So, if nothing else (but it IS everything else too), it’s a nicely put together, good looking piece. It obviously mentions the influence of the whole Scala experience on the audiences of the time, rightly pointing out how it helped shape a generation of film makers, musicians, artists and activists. So, of course, since the cinema is so fondly remembered by the people at ground zero, as it were, the documentary is full of interesting and somewhat famous people such as Alan Jones, Kim Newman, Peter Strickland, David McGillivray, Beeban Kidron, John Waters and Ben Wheatley... to name just a few... along with the various staff who worked and passed through there, talking about various incidents in the Scala’s past. So yes, you will get to briefly meet the Scala cats, you will hear about the guy who died of a heart attack during a screening, the guy who killed himself jumping from the toilet window (in a surprisingly moving account, actually), the guy with the prosthetic limb and the huge pile of left over, sticky latex gloves after the ‘all-girl night’ found in the morning.

The film has a driven, almost chaotic approach in its editing and its musical score, which gives it some pace and ensures that, even if you’ve heard it all before, you are nothing less than entertained all the way through. I was also very lucky to be in attendance at the Q&A session after the screening where I did actually hear about some stuff I didn’t know. Like the old lady, “audience regular” who features prominently in one piece of archive footage and who liked the films with chainsaw killers and cars driving fast over hills. When the directors tracked her down for this documentary, they managed to get in contact with her son (who it later transpired was actually her grandson) to find that she was in the hospital with Alzheimers. By the time editing on this film was finished, she’d passed away at the age of 102. The only three people at her funeral were her grandson and the two directors of this movie... which is a lovely story in some ways but reminds me of my own mortality and the fact that, the longer you live, the less people you have left to share life with, as they die around you.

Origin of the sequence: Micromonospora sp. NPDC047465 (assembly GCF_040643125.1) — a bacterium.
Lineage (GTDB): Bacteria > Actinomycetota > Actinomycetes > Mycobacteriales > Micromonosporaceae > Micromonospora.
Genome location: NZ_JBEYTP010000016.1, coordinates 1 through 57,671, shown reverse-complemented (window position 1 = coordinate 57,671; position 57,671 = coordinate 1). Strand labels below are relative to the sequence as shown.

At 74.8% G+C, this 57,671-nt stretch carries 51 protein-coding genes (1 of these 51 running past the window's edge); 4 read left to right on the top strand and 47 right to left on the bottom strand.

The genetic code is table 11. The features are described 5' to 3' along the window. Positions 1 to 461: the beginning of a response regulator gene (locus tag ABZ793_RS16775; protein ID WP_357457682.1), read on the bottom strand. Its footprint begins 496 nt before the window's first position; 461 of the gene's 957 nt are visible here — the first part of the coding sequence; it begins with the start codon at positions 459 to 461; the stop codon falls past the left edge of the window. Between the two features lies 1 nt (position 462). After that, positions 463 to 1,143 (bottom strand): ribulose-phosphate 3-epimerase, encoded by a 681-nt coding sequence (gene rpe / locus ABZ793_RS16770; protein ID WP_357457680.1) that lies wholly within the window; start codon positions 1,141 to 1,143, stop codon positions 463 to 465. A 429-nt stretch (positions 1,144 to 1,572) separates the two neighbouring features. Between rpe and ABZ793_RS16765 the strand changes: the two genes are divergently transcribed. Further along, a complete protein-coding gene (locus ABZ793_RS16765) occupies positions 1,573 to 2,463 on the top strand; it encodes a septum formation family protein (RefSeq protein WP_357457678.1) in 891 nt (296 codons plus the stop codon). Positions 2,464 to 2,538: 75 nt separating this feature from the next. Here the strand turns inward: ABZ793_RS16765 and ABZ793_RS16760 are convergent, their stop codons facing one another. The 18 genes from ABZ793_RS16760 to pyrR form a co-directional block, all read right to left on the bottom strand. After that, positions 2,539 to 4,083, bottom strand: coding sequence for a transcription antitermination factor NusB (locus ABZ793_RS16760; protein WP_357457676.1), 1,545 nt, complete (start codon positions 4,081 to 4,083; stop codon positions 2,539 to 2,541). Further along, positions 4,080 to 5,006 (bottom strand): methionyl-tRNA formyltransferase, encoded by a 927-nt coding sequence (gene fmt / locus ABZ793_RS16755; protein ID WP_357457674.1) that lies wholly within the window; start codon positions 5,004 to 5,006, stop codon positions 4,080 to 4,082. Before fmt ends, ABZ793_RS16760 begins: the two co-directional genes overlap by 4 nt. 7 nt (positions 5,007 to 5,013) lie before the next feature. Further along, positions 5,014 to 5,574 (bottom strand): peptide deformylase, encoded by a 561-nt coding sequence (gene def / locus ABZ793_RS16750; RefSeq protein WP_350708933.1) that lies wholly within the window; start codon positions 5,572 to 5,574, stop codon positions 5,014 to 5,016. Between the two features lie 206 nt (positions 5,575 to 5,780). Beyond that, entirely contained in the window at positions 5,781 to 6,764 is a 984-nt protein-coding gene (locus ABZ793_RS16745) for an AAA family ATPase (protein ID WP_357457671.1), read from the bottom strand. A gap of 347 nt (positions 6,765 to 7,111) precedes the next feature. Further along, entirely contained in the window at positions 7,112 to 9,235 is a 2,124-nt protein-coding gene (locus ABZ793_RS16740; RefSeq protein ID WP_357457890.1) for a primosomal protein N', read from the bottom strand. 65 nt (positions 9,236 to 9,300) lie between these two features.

And that’s me done on Scala!!! Or, the Incredibly Strange Rise and Fall of the World's Wildest Cinema and How It Influenced a Mixed-up Generation of Weirdos and Misfits which, incidentally, also covers the time when the Scala was located in Tottenham Street, before it restarted in the more famous King’s Cross venue. I will try and see this one again when it gets released in cinemas here in the UK (on January 5th 2024 apparently) and I might also go to part of the Scala season at the BFI which is, presumably, going to coincide with that release. I’m also eagerly awaiting a Blu Ray so I hope it gets a good physical release on the BFI label, for sure. So there you have it, a film about the audiences at one of the most iconic cinemas of its time. A definite recommendation from me for this one, for sure.